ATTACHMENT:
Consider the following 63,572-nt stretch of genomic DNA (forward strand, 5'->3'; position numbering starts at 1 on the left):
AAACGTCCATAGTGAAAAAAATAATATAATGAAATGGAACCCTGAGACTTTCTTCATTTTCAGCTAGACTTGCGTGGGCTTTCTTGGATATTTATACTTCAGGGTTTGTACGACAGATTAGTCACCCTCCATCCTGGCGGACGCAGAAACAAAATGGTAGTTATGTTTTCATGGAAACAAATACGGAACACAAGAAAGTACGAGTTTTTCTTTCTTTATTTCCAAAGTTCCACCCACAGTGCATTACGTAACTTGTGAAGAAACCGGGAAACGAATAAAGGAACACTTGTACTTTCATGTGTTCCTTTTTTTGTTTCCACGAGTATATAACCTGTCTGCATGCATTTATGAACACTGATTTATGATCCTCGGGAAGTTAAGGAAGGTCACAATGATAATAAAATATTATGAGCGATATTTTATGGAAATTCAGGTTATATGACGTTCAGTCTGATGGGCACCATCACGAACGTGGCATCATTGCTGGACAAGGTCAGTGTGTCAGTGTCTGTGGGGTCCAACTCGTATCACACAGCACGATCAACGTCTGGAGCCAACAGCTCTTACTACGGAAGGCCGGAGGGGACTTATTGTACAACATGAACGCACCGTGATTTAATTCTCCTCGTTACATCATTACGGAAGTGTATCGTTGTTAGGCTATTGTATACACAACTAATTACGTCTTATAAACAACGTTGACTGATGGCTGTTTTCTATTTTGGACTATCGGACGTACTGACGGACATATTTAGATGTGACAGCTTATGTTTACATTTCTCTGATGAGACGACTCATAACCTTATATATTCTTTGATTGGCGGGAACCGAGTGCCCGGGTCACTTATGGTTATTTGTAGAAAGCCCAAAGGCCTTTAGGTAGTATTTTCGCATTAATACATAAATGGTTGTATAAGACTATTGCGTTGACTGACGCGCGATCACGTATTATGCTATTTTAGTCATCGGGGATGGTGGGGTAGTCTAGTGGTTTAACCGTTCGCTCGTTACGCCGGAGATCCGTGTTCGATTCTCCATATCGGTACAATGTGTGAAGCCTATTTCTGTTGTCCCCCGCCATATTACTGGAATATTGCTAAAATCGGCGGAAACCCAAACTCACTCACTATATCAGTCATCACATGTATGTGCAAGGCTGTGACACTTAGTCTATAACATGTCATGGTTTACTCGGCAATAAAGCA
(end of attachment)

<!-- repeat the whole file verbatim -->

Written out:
Consider the following 63,572-nt stretch of genomic DNA (forward strand, 5'->3'; position numbering starts at 1 on the left):
AAACGTCCATAGTGAAAAAAATAATATAATGAAATGGAACCCTGAGACTTTCTTCATTTTCAGCTAGACTTGCGTGGGCTTTCTTGGATATTTATACTTCAGGGTTTGTACGACAGATTAGTCACCCTCCATCCTGGCGGACGCAGAAACAAAATGGTAGTTATGTTTTCATGGAAACAAATACGGAACACAAGAAAGTACGAGTTTTTCTTTCTTTATTTCCAAAGTTCCACCCACAGTGCATTACGTAACTTGTGAAGAAACCGGGAAACGAATAAAGGAACACTTGTACTTTCATGTGTTCCTTTTTTTGTTTCCACGAGTATATAACCTGTCTGCATGCATTTATGAACACTGATTTATGATCCTCGGGAAGTTAAGGAAGGTCACAATGATAATAAAATATTATGAGCGATATTTTATGGAAATTCAGGTTATATGACGTTCAGTCTGATGGGCACCATCACGAACGTGGCATCATTGCTGGACAAGGTCAGTGTGTCAGTGTCTGTGGGGTCCAACTCGTATCACACAGCACGATCAACGTCTGGAGCCAACAGCTCTTACTACGGAAGGCCGGAGGGGACTTATTGTACAACATGAACGCACCGTGATTTAATTCTCCTCGTTACATCATTACGGAAGTGTATCGTTGTTAGGCTATTGTATACACAACTAATTACGTCTTATAAACAACGTTGACTGATGGCTGTTTTCTATTTTGGACTATCGGACGTACTGACGGACATATTTAGATGTGACAGCTTATGTTTACATTTCTCTGATGAGACGACTCATAACCTTATATATTCTTTGATTGGCGGGAACCGAGTGCCCGGGTCACTTATGGTTATTTGTAGAAAGCCCAAAGGCCTTTAGGTAGTATTTTCGCATTAATACATAAATGGTTGTATAAGACTATTGCGTTGACTGACGCGCGATCACGTATTATGCTATTTTAGTCATCGGGGATGGTGGGGTAGTCTAGTGGTTTAACCGTTCGCTCGTTACGCCGGAGATCCGTGTTCGATTCTCCATATCGGTACAATGTGTGAAGCCTATTTCTGTTGTCCCCCGCCATATTACTGGAATATTGCTAAAATCGGCGGAAACCCAAACTCACTCACTATATCAGTCATCACATGTATGTGCAAGGCTGTGACACTTAGTCTATAACATGTCATGGTTTACTCGGCAATAAAGCA